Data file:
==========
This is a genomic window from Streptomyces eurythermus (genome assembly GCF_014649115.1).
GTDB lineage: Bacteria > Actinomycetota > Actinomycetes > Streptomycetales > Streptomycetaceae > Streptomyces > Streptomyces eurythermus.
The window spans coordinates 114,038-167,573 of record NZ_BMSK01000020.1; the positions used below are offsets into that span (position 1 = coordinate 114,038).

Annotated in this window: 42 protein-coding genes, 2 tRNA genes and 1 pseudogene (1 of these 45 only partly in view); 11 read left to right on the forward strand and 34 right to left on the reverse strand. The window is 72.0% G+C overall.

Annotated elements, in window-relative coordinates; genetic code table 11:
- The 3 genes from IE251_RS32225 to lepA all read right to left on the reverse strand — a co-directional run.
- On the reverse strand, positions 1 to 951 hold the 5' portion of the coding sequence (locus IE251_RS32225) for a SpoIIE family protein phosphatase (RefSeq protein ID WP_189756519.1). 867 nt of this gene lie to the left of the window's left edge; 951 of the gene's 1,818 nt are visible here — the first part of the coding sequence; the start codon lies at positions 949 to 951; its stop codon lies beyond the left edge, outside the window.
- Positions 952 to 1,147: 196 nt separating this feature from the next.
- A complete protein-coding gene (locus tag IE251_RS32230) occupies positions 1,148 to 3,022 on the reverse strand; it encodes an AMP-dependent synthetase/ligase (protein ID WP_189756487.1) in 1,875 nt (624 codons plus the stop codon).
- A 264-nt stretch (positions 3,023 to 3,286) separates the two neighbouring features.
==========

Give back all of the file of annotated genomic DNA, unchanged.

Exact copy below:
This is a genomic window from Streptomyces eurythermus (genome assembly GCF_014649115.1).
GTDB lineage: Bacteria > Actinomycetota > Actinomycetes > Streptomycetales > Streptomycetaceae > Streptomyces > Streptomyces eurythermus.
The window spans coordinates 114,038-167,573 of record NZ_BMSK01000020.1; the positions used below are offsets into that span (position 1 = coordinate 114,038).

Annotated in this window: 42 protein-coding genes, 2 tRNA genes and 1 pseudogene (1 of these 45 only partly in view); 11 read left to right on the forward strand and 34 right to left on the reverse strand. The window is 72.0% G+C overall.

Annotated elements, in window-relative coordinates; genetic code table 11:
- The 3 genes from IE251_RS32225 to lepA all read right to left on the reverse strand — a co-directional run.
- On the reverse strand, positions 1 to 951 hold the 5' portion of the coding sequence (locus IE251_RS32225) for a SpoIIE family protein phosphatase (RefSeq protein ID WP_189756519.1). 867 nt of this gene lie to the left of the window's left edge; 951 of the gene's 1,818 nt are visible here — the first part of the coding sequence; the start codon lies at positions 949 to 951; its stop codon lies beyond the left edge, outside the window.
- Positions 952 to 1,147: 196 nt separating this feature from the next.
- A complete protein-coding gene (locus tag IE251_RS32230) occupies positions 1,148 to 3,022 on the reverse strand; it encodes an AMP-dependent synthetase/ligase (protein ID WP_189756487.1) in 1,875 nt (624 codons plus the stop codon).
- A 264-nt stretch (positions 3,023 to 3,286) separates the two neighbouring features.